The small town of Copacabana in Bolivia sits on the shore of Lake Titicaca, about a three-hour bus ride from La Paz through spectacular mountain and lakeside terrain. At 3,800 metres, Titicaca is considered the highest navigable lake in the world. Copacabana has become a travellers’ crossroads for those travelling between Bolivia and Peru (just across the lake), or to islands in the lake. But to Bolivians, and to those from many parts of South America, its real importance is as home to the Basilica of the Virgin of Copacabana.
The story goes that in the late 1500s, fisherman caught in a powerful storm on Lake Titicaca prayed for their lives and were saved. In gratitude they built a simple shrine and a statue of the Madonna. It seems that the statue was capable of performing miracles, so the reputation of the shrine grew, and today it is the most visited pilgrimage site in Bolivia. As for that other Copacabana, the one with the famous beach in Rio de Janeiro, they copied the name after Brazilian fishermen were similarly saved from a raging storm after praying to the Virgin.
Completed in 1805, the present basilica is enormous, seemingly out of place for such a small town. While the elaborate interior is interesting enough, we were more taken with the goings-on in front. It’s not unusual for people to visit sacred sites to get blessed, but here you can also get your car blessed. In fact, car blessing has become such a big deal that people come from all around to give their wheels some divine guidance.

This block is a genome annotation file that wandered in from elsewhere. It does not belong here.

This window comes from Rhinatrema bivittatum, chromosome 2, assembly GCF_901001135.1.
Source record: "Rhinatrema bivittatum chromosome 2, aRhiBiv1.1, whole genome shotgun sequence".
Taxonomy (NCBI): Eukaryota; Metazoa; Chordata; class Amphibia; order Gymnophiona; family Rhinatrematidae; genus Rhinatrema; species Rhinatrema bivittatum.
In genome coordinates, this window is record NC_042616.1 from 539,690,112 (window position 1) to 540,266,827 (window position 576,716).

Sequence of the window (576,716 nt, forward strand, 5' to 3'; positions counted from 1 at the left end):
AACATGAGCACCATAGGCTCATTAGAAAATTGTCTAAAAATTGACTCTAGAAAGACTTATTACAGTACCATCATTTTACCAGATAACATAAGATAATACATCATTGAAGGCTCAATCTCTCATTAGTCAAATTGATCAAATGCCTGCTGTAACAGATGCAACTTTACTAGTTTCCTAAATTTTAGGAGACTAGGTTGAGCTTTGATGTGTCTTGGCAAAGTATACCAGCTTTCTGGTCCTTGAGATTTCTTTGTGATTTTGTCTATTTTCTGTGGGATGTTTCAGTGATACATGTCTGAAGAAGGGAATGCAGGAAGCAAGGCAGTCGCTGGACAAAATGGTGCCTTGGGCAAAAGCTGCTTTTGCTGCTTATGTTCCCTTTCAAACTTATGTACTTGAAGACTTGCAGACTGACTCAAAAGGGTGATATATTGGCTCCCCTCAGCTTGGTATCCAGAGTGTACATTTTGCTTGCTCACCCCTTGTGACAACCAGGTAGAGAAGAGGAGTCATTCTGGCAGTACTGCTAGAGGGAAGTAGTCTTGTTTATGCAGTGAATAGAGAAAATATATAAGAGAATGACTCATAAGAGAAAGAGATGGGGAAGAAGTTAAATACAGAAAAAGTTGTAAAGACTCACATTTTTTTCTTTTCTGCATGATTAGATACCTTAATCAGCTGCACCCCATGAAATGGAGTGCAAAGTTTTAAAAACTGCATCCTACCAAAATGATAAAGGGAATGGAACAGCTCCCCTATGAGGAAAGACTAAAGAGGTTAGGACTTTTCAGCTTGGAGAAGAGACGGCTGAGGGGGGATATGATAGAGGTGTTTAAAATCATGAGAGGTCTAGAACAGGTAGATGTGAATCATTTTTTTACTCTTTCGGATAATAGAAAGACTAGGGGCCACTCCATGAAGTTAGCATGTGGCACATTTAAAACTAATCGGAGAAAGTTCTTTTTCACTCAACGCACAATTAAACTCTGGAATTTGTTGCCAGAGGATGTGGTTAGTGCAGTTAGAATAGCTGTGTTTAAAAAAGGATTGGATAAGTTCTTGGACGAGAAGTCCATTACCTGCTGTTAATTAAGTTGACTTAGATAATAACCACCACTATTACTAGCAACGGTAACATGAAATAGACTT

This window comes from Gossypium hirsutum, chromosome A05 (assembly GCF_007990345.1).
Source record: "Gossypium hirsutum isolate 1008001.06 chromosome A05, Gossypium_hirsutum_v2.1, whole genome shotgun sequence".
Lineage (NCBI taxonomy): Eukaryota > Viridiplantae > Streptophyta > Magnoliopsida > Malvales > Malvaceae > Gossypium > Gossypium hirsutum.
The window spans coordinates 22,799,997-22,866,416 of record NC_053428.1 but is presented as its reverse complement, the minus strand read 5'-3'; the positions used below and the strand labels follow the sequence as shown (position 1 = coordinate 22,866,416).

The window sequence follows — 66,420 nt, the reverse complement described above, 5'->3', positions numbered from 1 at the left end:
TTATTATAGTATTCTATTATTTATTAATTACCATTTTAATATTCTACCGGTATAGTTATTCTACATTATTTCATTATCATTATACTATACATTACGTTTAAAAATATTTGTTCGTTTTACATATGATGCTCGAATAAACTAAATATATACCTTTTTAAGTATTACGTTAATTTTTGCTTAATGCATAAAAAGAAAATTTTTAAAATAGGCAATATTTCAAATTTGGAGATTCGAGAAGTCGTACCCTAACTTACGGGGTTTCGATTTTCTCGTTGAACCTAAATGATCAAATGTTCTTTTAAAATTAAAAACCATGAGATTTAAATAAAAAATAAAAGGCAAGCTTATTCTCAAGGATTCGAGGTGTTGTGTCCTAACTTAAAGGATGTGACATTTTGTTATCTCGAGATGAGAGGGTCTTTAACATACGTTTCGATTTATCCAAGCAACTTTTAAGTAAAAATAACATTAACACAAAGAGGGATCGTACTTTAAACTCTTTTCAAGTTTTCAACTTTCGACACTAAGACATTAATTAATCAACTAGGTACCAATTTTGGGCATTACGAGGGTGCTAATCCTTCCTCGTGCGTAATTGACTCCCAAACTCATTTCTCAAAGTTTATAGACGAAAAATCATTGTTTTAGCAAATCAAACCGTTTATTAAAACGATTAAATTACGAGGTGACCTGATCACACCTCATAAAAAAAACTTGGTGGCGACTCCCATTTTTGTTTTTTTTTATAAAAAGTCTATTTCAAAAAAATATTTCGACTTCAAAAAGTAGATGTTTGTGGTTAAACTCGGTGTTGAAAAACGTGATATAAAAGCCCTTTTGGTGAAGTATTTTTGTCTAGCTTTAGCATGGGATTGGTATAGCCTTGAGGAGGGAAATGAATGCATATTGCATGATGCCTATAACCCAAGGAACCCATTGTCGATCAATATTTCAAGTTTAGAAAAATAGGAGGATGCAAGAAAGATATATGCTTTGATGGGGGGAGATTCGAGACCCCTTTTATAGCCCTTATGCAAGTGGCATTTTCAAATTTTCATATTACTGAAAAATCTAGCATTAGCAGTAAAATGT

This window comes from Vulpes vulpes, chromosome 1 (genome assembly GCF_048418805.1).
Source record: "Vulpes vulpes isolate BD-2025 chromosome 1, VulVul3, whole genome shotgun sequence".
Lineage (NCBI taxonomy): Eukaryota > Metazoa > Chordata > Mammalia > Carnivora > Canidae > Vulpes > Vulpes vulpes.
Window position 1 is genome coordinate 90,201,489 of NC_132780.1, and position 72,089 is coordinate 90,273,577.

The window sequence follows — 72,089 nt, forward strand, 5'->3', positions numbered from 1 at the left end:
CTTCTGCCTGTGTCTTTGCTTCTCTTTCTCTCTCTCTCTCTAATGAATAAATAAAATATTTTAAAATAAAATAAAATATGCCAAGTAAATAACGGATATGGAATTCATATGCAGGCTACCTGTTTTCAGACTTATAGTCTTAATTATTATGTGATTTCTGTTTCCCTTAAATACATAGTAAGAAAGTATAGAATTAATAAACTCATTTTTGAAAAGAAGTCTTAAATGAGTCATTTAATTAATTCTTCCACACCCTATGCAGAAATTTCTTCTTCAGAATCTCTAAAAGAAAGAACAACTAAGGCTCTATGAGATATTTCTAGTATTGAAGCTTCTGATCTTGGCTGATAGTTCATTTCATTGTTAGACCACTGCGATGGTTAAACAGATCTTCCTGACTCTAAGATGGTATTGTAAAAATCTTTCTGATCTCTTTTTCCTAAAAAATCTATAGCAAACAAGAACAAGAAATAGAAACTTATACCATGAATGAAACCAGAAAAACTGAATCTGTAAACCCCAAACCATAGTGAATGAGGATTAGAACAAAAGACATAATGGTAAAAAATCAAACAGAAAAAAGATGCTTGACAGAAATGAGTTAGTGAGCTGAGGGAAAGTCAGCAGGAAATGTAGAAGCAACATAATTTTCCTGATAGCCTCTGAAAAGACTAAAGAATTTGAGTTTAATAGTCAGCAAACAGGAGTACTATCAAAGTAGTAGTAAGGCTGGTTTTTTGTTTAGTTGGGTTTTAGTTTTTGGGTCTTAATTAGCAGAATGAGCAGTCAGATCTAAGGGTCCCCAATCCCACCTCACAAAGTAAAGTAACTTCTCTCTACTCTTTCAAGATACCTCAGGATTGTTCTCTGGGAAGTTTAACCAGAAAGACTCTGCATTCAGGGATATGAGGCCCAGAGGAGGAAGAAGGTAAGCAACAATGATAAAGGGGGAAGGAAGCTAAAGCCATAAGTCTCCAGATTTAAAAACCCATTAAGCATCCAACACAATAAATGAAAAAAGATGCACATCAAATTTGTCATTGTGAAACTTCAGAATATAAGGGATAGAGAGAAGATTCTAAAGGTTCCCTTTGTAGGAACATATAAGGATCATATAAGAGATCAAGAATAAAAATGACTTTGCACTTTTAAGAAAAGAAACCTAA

The ceremony takes place every morning at 10:00. Cars line up in front of the basilica where, very conveniently, a row of street stalls sells a wide array of decorations needed for such an auspicious occasion. Cars are adorned with flower petals, colourful streamers, and funny little hats that you might wear to a New Year’s Eve party. Eventually the priest arrives, wearing a long brown traditional robe and baseball cap, and carrying a plastic bucket full of holy water. Blessings are made, water is sprinkled, then it’s time to celebrate. Dressed in their Sunday best, people toast the occasion with beer, wine, Coca Cola, or cheap champagne from the street stalls. Official photographers do a booming business as families pose in front of their newly sanctified Chevys and Toyotas.
We found Copacabana a pleasant place to spend a couple days. Colourful markets are dominated by Aymara women wearing traditional dress, including bowler hats that they somehow balance on top of their heads. A steady influx of travellers and pilgrims has led to a wide variety of restaurants where a specialty is excellent locally-caught lake trout. Then there’s the stunning scenery around the mountain lake. The best view is from a hill topped by a statue of Christ, and stations of the cross on the path up. At lower altitudes, this would be a moderate walk, but in the oxygen-starved air here, it was a grunt up every step.
Our next destination is Isla del Sol, a small island about an hour’s boat trip from Copacabana. Climbing aboard, we’re assured that it will be clear sailing – a large sign boasts that this boat has also been blessed in Copacabana.